RICHARD III, written by William Shakespeare around 1592, has always been one of my favourites of the Bard’s works.
It painted a picture of a monarch driven by the lust for power. An amoral ‘hunchback’ with a withered arm who orchestrated the deaths of his nephews, the Princes in the Tower.
Whether any or all of this is simply Tudor propaganda (child skeletons were discovered in The Tower in 1674), it makes for great drama.
Not that Shakespeare could ever have imagined ‘the drama’ to come four centuries later when remains believed to be those of the last Plantagenet king would turn up in a car-park, with the feet missing, apparently crushed by foundations of a building. The exhumation of those bones took place in September 2012 and now they’re ready for reburying - cue ‘royal’ hysteria from Channel 4, which appears to be treating the week long event as some sort of TV spectacular - there’s even an online live feed from Leicester Cathedral, where you can watch people walk past the black-draped coffin.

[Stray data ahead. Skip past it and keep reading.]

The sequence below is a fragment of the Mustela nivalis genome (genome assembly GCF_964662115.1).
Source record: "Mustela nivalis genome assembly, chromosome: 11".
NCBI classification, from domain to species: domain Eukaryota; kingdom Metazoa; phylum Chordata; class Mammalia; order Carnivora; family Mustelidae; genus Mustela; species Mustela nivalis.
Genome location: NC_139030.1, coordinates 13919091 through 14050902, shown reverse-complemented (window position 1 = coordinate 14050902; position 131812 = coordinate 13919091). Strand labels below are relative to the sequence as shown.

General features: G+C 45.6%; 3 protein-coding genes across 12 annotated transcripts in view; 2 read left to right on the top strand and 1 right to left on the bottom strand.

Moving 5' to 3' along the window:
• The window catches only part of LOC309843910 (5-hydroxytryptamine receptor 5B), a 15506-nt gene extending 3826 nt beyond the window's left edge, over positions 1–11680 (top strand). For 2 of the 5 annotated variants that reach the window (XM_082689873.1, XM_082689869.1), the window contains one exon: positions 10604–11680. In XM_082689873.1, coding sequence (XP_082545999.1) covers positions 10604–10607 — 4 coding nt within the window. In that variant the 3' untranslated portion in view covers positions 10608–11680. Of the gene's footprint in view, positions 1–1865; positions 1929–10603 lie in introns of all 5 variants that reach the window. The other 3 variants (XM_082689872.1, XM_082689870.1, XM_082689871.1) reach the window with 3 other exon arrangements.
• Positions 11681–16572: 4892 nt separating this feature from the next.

Talk about watching paint dry. It’s not exactly dramatic, but then neither was coverage of Richard’s arrival at the Cathedral. There was pomp. There was a ceremony. But where was the drama? Sombre dirges and mumbling bishops are hardly ratings winners.
Fascinated as I am by history, I’m afraid I just don’t get the whole lying in state thing either, other than it being a stroke of genius by the local tourist board - visitors have even been caught taking selfies with the coffin.
Hopefully the re interment itself will be more dynamic, but looking in from the outside, with absolutely no emotional connection to bones purporting to be those of a character from the pages of history, I can’t helping wondering how Tony Robinson and the Time Team would have handled this discovery.
It’s all very bizarre. What would Shakespeare have made of it?